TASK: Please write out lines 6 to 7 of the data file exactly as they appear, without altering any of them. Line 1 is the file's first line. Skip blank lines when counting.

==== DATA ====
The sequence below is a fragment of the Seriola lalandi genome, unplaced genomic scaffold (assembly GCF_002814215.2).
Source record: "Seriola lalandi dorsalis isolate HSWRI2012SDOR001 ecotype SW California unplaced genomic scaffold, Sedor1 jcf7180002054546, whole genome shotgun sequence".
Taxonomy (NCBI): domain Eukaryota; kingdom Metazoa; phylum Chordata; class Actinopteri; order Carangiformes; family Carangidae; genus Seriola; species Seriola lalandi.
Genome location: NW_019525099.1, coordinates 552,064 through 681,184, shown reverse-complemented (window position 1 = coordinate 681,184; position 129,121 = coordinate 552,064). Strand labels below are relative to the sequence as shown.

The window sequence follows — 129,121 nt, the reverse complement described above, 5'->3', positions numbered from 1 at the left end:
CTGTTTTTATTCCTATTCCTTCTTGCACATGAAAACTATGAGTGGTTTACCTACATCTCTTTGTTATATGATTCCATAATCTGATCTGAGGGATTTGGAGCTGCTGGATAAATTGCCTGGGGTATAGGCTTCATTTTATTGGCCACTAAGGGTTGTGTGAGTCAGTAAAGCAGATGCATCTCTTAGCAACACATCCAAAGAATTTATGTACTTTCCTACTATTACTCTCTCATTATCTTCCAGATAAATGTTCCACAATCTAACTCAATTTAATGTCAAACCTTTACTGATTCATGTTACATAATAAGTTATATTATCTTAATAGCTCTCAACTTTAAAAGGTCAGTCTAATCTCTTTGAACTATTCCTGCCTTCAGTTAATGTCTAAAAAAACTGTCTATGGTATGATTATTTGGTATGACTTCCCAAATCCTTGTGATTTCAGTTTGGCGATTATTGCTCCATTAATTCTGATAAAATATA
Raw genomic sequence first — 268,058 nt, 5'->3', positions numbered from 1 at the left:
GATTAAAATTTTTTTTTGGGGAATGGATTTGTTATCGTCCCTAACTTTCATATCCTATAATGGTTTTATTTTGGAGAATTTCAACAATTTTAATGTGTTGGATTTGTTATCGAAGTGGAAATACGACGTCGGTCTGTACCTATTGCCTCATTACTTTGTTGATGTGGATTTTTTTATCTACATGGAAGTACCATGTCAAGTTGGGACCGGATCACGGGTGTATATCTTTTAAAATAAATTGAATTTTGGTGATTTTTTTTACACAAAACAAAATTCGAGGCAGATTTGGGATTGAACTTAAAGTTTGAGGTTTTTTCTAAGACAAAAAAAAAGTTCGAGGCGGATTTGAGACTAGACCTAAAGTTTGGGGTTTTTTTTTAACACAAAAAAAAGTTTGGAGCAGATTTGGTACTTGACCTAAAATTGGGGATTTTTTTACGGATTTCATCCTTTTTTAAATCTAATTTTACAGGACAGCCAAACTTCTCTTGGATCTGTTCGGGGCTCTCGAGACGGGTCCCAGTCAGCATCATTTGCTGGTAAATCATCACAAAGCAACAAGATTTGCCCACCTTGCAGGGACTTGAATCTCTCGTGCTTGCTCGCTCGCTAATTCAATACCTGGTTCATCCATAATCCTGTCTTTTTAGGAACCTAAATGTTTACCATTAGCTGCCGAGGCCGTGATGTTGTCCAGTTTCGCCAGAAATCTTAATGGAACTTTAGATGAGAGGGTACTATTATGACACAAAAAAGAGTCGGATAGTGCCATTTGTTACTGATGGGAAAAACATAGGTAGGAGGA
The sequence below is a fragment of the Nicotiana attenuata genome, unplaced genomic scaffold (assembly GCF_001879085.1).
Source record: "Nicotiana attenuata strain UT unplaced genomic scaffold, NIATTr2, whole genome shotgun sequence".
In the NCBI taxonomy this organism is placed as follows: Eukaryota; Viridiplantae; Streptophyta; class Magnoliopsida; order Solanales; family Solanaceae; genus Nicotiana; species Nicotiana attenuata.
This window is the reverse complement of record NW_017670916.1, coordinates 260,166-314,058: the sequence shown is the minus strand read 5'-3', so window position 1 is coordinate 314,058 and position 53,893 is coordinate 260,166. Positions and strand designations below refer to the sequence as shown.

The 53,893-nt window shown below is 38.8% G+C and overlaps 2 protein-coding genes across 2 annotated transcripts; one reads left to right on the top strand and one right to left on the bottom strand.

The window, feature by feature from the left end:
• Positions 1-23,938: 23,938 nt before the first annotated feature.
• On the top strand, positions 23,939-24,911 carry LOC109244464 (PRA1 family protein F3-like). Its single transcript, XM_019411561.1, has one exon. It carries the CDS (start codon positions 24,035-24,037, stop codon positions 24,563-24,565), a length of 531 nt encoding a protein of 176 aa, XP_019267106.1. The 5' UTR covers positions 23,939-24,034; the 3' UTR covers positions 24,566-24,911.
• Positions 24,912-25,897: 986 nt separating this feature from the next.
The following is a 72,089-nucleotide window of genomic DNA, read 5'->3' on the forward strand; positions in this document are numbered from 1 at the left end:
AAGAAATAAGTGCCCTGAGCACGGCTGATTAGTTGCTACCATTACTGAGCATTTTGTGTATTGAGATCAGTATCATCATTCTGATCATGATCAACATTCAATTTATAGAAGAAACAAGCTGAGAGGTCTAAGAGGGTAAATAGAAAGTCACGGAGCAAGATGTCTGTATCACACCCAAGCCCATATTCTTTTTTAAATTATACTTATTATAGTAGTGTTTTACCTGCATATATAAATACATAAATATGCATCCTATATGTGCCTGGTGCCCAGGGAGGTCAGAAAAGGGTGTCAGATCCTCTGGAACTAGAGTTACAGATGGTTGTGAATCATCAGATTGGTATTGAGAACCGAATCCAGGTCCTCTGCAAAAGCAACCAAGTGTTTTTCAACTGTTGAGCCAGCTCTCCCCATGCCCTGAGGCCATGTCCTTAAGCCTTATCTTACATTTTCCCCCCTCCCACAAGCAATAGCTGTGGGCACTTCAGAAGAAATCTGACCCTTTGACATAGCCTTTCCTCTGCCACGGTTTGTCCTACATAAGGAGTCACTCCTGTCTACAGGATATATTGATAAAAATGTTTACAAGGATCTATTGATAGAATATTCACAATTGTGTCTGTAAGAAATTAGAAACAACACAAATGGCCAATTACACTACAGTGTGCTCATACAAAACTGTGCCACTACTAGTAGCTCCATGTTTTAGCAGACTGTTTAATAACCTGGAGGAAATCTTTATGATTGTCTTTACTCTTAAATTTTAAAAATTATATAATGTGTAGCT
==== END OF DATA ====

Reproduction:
CTGTTTTTATTCCTATTCCTTCTTGCACATGAAAACTATGAGTGGTTTACCTACATCTCTTTGTTATATGATTCCATAATCTGATCTGAGGGATTTGGAGCTGCTGGATAAATTGCCTGGGGTATAGGCTTCATTTTATTGGCCACTAAGGGTTGTGTGAGTCAGTAAAGCAGATGCATCTCTTAGCAACACATCCAAAGAATTTATGTACTTTCCTACTATTACTCTCTCATTATCTTCCAGATAAATGTTCCACAATCTAACTCAATTTAATGTCAAACCTTTACTGATTCATGTTACATAATAAGTTATATTATCTTAATAGCTCTCAACTTTAAAAGGTCAGTCTAATCTCTTTGAACTATTCCTGCCTTCAGTTAATGTCTAAAAAAACTGTCTATGGTATGATTATTTGGTATGACTTCCCAAATCCTTGTGATTTCAGTTTGGCGATTATTGCTCCATTAATTCTGATAAAATATA
Raw genomic sequence first — 268,058 nt, 5'->3', positions numbered from 1 at the left: